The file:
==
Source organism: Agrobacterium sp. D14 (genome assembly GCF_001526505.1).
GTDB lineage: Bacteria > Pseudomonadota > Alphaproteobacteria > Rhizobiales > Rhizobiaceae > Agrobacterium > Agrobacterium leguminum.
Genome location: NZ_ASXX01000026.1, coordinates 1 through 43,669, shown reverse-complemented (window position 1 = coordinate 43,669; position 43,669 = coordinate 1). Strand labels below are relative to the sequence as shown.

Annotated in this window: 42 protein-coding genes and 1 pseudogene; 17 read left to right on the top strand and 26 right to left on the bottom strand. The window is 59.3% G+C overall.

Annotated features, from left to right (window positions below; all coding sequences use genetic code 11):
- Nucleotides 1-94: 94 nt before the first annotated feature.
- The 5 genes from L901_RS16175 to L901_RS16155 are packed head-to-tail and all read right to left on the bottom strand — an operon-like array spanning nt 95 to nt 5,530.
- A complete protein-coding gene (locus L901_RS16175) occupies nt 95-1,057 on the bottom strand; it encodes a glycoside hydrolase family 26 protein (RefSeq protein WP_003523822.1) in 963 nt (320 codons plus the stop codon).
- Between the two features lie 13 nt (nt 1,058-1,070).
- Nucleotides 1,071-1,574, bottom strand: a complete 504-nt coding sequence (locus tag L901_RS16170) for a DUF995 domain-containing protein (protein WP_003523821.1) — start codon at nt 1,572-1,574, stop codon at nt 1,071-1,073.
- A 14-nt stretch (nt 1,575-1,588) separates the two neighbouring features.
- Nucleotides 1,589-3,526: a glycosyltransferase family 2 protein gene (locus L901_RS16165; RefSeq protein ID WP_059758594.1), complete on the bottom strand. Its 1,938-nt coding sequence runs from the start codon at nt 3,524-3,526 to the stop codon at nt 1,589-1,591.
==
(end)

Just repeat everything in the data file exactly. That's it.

Source organism: Agrobacterium sp. D14 (genome assembly GCF_001526505.1).
GTDB lineage: Bacteria > Pseudomonadota > Alphaproteobacteria > Rhizobiales > Rhizobiaceae > Agrobacterium > Agrobacterium leguminum.
Genome location: NZ_ASXX01000026.1, coordinates 1 through 43,669, shown reverse-complemented (window position 1 = coordinate 43,669; position 43,669 = coordinate 1). Strand labels below are relative to the sequence as shown.

Annotated in this window: 42 protein-coding genes and 1 pseudogene; 17 read left to right on the top strand and 26 right to left on the bottom strand. The window is 59.3% G+C overall.

Annotated features, from left to right (window positions below; all coding sequences use genetic code 11):
- Nucleotides 1-94: 94 nt before the first annotated feature.
- The 5 genes from L901_RS16175 to L901_RS16155 are packed head-to-tail and all read right to left on the bottom strand — an operon-like array spanning nt 95 to nt 5,530.
- A complete protein-coding gene (locus L901_RS16175) occupies nt 95-1,057 on the bottom strand; it encodes a glycoside hydrolase family 26 protein (RefSeq protein WP_003523822.1) in 963 nt (320 codons plus the stop codon).
- Between the two features lie 13 nt (nt 1,058-1,070).
- Nucleotides 1,071-1,574, bottom strand: a complete 504-nt coding sequence (locus tag L901_RS16170) for a DUF995 domain-containing protein (protein WP_003523821.1) — start codon at nt 1,572-1,574, stop codon at nt 1,071-1,073.
- A 14-nt stretch (nt 1,575-1,588) separates the two neighbouring features.
- Nucleotides 1,589-3,526: a glycosyltransferase family 2 protein gene (locus L901_RS16165; RefSeq protein ID WP_059758594.1), complete on the bottom strand. Its 1,938-nt coding sequence runs from the start codon at nt 3,524-3,526 to the stop codon at nt 1,589-1,591.